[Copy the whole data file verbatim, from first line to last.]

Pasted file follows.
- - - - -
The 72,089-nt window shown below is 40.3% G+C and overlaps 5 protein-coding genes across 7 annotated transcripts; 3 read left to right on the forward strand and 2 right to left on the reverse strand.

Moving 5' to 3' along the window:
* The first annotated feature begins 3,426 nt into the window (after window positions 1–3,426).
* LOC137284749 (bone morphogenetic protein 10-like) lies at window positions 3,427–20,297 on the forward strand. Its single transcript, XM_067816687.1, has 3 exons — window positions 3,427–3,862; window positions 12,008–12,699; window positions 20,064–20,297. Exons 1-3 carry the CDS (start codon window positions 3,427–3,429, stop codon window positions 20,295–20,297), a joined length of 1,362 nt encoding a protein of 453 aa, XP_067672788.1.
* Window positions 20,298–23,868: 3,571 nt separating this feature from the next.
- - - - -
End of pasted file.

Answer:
The 72,089-nt window shown below is 40.3% G+C and overlaps 5 protein-coding genes across 7 annotated transcripts; 3 read left to right on the forward strand and 2 right to left on the reverse strand.

Moving 5' to 3' along the window:
* The first annotated feature begins 3,426 nt into the window (after window positions 1–3,426).
* LOC137284749 (bone morphogenetic protein 10-like) lies at window positions 3,427–20,297 on the forward strand. Its single transcript, XM_067816687.1, has 3 exons — window positions 3,427–3,862; window positions 12,008–12,699; window positions 20,064–20,297. Exons 1-3 carry the CDS (start codon window positions 3,427–3,429, stop codon window positions 20,295–20,297), a joined length of 1,362 nt encoding a protein of 453 aa, XP_067672788.1.
* Window positions 20,298–23,868: 3,571 nt separating this feature from the next.